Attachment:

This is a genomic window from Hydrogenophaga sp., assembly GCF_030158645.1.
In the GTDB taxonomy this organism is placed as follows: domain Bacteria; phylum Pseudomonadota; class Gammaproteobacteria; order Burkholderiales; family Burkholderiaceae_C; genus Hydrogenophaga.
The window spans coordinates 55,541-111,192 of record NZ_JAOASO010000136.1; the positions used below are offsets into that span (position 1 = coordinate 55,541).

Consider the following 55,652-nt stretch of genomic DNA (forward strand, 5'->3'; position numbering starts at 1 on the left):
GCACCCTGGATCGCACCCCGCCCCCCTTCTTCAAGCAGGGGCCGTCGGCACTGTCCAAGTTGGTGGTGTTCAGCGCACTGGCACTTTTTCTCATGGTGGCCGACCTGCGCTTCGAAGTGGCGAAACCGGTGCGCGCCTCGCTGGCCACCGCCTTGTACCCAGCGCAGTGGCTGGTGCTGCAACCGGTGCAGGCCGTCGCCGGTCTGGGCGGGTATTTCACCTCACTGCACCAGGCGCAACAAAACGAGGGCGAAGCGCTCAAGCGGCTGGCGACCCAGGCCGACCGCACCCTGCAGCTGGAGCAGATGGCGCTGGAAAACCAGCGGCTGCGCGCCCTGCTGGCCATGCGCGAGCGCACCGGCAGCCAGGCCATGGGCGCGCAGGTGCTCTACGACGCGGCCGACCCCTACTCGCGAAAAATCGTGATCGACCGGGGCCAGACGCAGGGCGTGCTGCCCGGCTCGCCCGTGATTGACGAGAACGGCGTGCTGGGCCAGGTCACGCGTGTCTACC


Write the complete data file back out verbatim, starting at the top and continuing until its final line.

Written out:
This is a genomic window from Hydrogenophaga sp., assembly GCF_030158645.1.
In the GTDB taxonomy this organism is placed as follows: domain Bacteria; phylum Pseudomonadota; class Gammaproteobacteria; order Burkholderiales; family Burkholderiaceae_C; genus Hydrogenophaga.
The window spans coordinates 55,541-111,192 of record NZ_JAOASO010000136.1; the positions used below are offsets into that span (position 1 = coordinate 55,541).

Consider the following 55,652-nt stretch of genomic DNA (forward strand, 5'->3'; position numbering starts at 1 on the left):
GCACCCTGGATCGCACCCCGCCCCCCTTCTTCAAGCAGGGGCCGTCGGCACTGTCCAAGTTGGTGGTGTTCAGCGCACTGGCACTTTTTCTCATGGTGGCCGACCTGCGCTTCGAAGTGGCGAAACCGGTGCGCGCCTCGCTGGCCACCGCCTTGTACCCAGCGCAGTGGCTGGTGCTGCAACCGGTGCAGGCCGTCGCCGGTCTGGGCGGGTATTTCACCTCACTGCACCAGGCGCAACAAAACGAGGGCGAAGCGCTCAAGCGGCTGGCGACCCAGGCCGACCGCACCCTGCAGCTGGAGCAGATGGCGCTGGAAAACCAGCGGCTGCGCGCCCTGCTGGCCATGCGCGAGCGCACCGGCAGCCAGGCCATGGGCGCGCAGGTGCTCTACGACGCGGCCGACCCCTACTCGCGAAAAATCGTGATCGACCGGGGCCAGACGCAGGGCGTGCTGCCCGGCTCGCCCGTGATTGACGAGAACGGCGTGCTGGGCCAGGTCACGCGTGTCTACC